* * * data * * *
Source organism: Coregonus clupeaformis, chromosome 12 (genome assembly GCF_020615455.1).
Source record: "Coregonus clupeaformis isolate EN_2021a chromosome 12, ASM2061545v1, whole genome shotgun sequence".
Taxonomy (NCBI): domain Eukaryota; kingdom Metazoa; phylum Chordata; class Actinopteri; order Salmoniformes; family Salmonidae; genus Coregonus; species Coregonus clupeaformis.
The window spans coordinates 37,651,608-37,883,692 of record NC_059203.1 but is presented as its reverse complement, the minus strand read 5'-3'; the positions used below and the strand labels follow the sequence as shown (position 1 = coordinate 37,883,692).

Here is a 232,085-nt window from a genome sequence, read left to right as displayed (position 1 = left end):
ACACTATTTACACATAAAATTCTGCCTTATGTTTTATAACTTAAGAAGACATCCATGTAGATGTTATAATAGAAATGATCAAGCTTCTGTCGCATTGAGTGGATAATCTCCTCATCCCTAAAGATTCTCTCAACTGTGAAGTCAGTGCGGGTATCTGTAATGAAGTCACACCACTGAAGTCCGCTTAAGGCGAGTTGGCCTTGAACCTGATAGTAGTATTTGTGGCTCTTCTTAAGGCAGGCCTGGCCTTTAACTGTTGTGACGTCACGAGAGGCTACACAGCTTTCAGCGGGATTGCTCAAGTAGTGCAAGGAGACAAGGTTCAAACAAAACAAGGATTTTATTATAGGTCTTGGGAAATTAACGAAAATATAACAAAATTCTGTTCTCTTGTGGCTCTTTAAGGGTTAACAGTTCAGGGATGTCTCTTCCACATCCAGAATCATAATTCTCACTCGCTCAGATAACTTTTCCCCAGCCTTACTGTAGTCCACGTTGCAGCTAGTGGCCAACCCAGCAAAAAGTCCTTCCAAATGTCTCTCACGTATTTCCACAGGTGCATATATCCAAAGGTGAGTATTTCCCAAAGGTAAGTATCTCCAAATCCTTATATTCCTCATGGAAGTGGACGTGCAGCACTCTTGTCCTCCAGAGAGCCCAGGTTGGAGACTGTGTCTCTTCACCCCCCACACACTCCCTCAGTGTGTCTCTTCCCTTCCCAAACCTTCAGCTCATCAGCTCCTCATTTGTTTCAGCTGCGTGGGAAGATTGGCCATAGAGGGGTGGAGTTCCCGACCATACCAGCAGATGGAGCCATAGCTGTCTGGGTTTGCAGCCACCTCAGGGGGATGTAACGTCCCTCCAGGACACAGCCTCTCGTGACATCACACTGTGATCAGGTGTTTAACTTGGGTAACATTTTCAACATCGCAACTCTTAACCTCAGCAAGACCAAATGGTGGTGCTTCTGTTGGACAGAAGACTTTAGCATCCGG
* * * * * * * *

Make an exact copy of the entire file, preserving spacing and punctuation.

Source organism: Coregonus clupeaformis, chromosome 12 (genome assembly GCF_020615455.1).
Source record: "Coregonus clupeaformis isolate EN_2021a chromosome 12, ASM2061545v1, whole genome shotgun sequence".
Taxonomy (NCBI): domain Eukaryota; kingdom Metazoa; phylum Chordata; class Actinopteri; order Salmoniformes; family Salmonidae; genus Coregonus; species Coregonus clupeaformis.
The window spans coordinates 37,651,608-37,883,692 of record NC_059203.1 but is presented as its reverse complement, the minus strand read 5'-3'; the positions used below and the strand labels follow the sequence as shown (position 1 = coordinate 37,883,692).

Here is a 232,085-nt window from a genome sequence, read left to right as displayed (position 1 = left end):
ACACTATTTACACATAAAATTCTGCCTTATGTTTTATAACTTAAGAAGACATCCATGTAGATGTTATAATAGAAATGATCAAGCTTCTGTCGCATTGAGTGGATAATCTCCTCATCCCTAAAGATTCTCTCAACTGTGAAGTCAGTGCGGGTATCTGTAATGAAGTCACACCACTGAAGTCCGCTTAAGGCGAGTTGGCCTTGAACCTGATAGTAGTATTTGTGGCTCTTCTTAAGGCAGGCCTGGCCTTTAACTGTTGTGACGTCACGAGAGGCTACACAGCTTTCAGCGGGATTGCTCAAGTAGTGCAAGGAGACAAGGTTCAAACAAAACAAGGATTTTATTATAGGTCTTGGGAAATTAACGAAAATATAACAAAATTCTGTTCTCTTGTGGCTCTTTAAGGGTTAACAGTTCAGGGATGTCTCTTCCACATCCAGAATCATAATTCTCACTCGCTCAGATAACTTTTCCCCAGCCTTACTGTAGTCCACGTTGCAGCTAGTGGCCAACCCAGCAAAAAGTCCTTCCAAATGTCTCTCACGTATTTCCACAGGTGCATATATCCAAAGGTGAGTATTTCCCAAAGGTAAGTATCTCCAAATCCTTATATTCCTCATGGAAGTGGACGTGCAGCACTCTTGTCCTCCAGAGAGCCCAGGTTGGAGACTGTGTCTCTTCACCCCCCACACACTCCCTCAGTGTGTCTCTTCCCTTCCCAAACCTTCAGCTCATCAGCTCCTCATTTGTTTCAGCTGCGTGGGAAGATTGGCCATAGAGGGGTGGAGTTCCCGACCATACCAGCAGATGGAGCCATAGCTGTCTGGGTTTGCAGCCACCTCAGGGGGATGTAACGTCCCTCCAGGACACAGCCTCTCGTGACATCACACTGTGATCAGGTGTTTAACTTGGGTAACATTTTCAACATCGCAACTCTTAACCTCAGCAAGACCAAATGGTGGTGCTTCTGTTGGACAGAAGACTTTAGCATCCGG